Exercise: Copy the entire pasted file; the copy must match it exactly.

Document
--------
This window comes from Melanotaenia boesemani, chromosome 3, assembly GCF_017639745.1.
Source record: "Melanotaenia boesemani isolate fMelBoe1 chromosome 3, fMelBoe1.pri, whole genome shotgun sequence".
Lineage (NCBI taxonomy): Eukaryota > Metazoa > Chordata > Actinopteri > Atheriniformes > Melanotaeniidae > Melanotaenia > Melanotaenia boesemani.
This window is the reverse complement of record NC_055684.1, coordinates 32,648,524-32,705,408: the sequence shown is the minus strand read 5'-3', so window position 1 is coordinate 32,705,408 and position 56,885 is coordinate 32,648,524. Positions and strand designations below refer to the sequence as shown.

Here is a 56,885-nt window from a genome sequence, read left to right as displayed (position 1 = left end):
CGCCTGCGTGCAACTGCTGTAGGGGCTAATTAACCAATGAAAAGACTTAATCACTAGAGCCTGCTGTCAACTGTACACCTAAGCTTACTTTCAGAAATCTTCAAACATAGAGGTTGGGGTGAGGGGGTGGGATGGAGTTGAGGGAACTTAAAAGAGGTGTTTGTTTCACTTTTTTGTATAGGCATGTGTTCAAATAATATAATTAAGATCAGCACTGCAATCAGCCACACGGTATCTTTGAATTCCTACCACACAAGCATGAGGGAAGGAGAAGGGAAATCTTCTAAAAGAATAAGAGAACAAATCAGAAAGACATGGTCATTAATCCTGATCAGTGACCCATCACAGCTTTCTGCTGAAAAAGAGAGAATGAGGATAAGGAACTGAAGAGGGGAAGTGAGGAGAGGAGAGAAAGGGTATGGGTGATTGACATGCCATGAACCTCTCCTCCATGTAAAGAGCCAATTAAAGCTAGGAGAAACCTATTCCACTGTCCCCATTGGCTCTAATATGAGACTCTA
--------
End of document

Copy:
This window comes from Melanotaenia boesemani, chromosome 3, assembly GCF_017639745.1.
Source record: "Melanotaenia boesemani isolate fMelBoe1 chromosome 3, fMelBoe1.pri, whole genome shotgun sequence".
Lineage (NCBI taxonomy): Eukaryota > Metazoa > Chordata > Actinopteri > Atheriniformes > Melanotaeniidae > Melanotaenia > Melanotaenia boesemani.
This window is the reverse complement of record NC_055684.1, coordinates 32,648,524-32,705,408: the sequence shown is the minus strand read 5'-3', so window position 1 is coordinate 32,705,408 and position 56,885 is coordinate 32,648,524. Positions and strand designations below refer to the sequence as shown.

Here is a 56,885-nt window from a genome sequence, read left to right as displayed (position 1 = left end):
CGCCTGCGTGCAACTGCTGTAGGGGCTAATTAACCAATGAAAAGACTTAATCACTAGAGCCTGCTGTCAACTGTACACCTAAGCTTACTTTCAGAAATCTTCAAACATAGAGGTTGGGGTGAGGGGGTGGGATGGAGTTGAGGGAACTTAAAAGAGGTGTTTGTTTCACTTTTTTGTATAGGCATGTGTTCAAATAATATAATTAAGATCAGCACTGCAATCAGCCACACGGTATCTTTGAATTCCTACCACACAAGCATGAGGGAAGGAGAAGGGAAATCTTCTAAAAGAATAAGAGAACAAATCAGAAAGACATGGTCATTAATCCTGATCAGTGACCCATCACAGCTTTCTGCTGAAAAAGAGAGAATGAGGATAAGGAACTGAAGAGGGGAAGTGAGGAGAGGAGAGAAAGGGTATGGGTGATTGACATGCCATGAACCTCTCCTCCATGTAAAGAGCCAATTAAAGCTAGGAGAAACCTATTCCACTGTCCCCATTGGCTCTAATATGAGACTCTA